"Stunning, beautiful," said Cinthya Romo, 32, a Sydney-based interpreter from Chile who watched the 12-minute fireworks show from the Opera House.
New Zealand and many South Pacific island nations were first to see in new year.
In the biggest city in New Zealand, Auckland, explosions of red, gold and white burst over the Sky Tower while tens of thousands shouted, danced and sang in the streets below.
As the clock ticked closer to 2011, cities across Asia readied for midnight events ranging from traditional prayers in Japan to a massive pyrotechnic display in the shape of a dragon in Taiwan. Europeans were looking forward to celebrations that could help them forget their economic worries.
- Hundreds of thousands of people gathered along Hong Kong's Victoria Harbor to watch fireworks explode from the roofs of 10 of the city's most famous buildings.
- At Japan's Zojoji temple in central Tokyo, founded in 1393, monks chanted as thousands packed in to count down until midnight. Revelers released a mass of silver balloons carrying notes with their hopes for the future, as the temple's giant 15-ton bell rang in the background.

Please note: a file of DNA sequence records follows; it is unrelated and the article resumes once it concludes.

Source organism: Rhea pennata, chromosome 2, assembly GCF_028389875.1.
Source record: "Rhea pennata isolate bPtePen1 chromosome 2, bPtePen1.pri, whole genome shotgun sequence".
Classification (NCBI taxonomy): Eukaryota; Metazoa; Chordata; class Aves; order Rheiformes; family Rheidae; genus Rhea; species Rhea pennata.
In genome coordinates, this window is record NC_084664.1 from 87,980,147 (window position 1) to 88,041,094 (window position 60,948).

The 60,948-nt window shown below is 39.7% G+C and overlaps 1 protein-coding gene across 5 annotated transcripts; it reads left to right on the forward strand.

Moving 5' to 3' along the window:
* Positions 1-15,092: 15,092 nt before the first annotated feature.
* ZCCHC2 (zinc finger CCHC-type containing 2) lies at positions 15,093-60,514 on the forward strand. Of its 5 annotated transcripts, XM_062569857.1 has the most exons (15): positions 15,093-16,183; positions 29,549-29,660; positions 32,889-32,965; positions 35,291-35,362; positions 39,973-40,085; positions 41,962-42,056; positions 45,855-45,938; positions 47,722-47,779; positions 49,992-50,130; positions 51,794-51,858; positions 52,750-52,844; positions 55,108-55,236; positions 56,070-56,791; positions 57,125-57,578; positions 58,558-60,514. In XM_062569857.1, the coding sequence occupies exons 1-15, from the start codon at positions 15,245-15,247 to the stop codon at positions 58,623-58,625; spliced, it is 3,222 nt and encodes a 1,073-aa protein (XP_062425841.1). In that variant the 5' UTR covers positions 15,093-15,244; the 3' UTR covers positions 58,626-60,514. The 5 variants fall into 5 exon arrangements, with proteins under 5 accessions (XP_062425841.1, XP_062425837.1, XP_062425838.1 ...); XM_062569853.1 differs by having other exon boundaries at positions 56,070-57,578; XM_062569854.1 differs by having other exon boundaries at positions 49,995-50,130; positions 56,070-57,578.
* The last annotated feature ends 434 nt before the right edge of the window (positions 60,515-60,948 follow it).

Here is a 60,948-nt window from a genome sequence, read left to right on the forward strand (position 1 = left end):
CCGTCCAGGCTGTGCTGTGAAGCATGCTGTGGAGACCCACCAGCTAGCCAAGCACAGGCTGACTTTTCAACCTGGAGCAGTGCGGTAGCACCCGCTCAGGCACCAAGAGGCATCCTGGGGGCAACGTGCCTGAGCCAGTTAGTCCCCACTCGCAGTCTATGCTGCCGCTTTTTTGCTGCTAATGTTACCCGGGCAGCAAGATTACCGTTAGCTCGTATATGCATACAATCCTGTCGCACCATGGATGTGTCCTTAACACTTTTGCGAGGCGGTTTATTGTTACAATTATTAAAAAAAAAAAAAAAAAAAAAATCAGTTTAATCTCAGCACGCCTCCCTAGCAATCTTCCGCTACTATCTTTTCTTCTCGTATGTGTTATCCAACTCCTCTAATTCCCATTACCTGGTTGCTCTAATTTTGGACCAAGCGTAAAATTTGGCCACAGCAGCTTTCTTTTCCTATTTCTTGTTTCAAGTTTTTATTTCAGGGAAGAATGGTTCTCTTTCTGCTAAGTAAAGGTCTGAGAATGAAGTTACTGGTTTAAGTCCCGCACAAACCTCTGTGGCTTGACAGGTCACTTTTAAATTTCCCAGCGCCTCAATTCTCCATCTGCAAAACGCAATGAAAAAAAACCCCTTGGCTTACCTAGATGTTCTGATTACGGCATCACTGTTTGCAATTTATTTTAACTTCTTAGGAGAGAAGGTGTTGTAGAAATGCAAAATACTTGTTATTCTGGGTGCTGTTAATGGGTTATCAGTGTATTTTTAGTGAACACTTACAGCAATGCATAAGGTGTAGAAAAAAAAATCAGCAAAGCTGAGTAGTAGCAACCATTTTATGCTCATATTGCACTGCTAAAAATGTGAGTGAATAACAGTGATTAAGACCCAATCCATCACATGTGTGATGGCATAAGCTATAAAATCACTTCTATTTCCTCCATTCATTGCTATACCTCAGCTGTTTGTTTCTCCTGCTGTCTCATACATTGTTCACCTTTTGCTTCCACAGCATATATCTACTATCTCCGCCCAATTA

- In New York City, nearly a million revelers were expected to cram into the streets around Times Square to watch the traditional midnight ball drop.
- This year marks the first time Vietnam's capital, Hanoi, officially celebrates the new year with a countdown blowout, complete with a light show and foreign DJs in front of the city's elegant French colonial-style opera house.
- At midnight in Taipei, Taiwan, fireworks formed a spiraling dragon climbing up the city's tallest skyscraper.
- In the Philippines, powerful firecrackers have injured at least 245 people in recent days and Health Secretary Enrique Ona urged safety during Friday's celebrations, saying he feared up to 1,000 injuries.
The Associated Press contributed to this report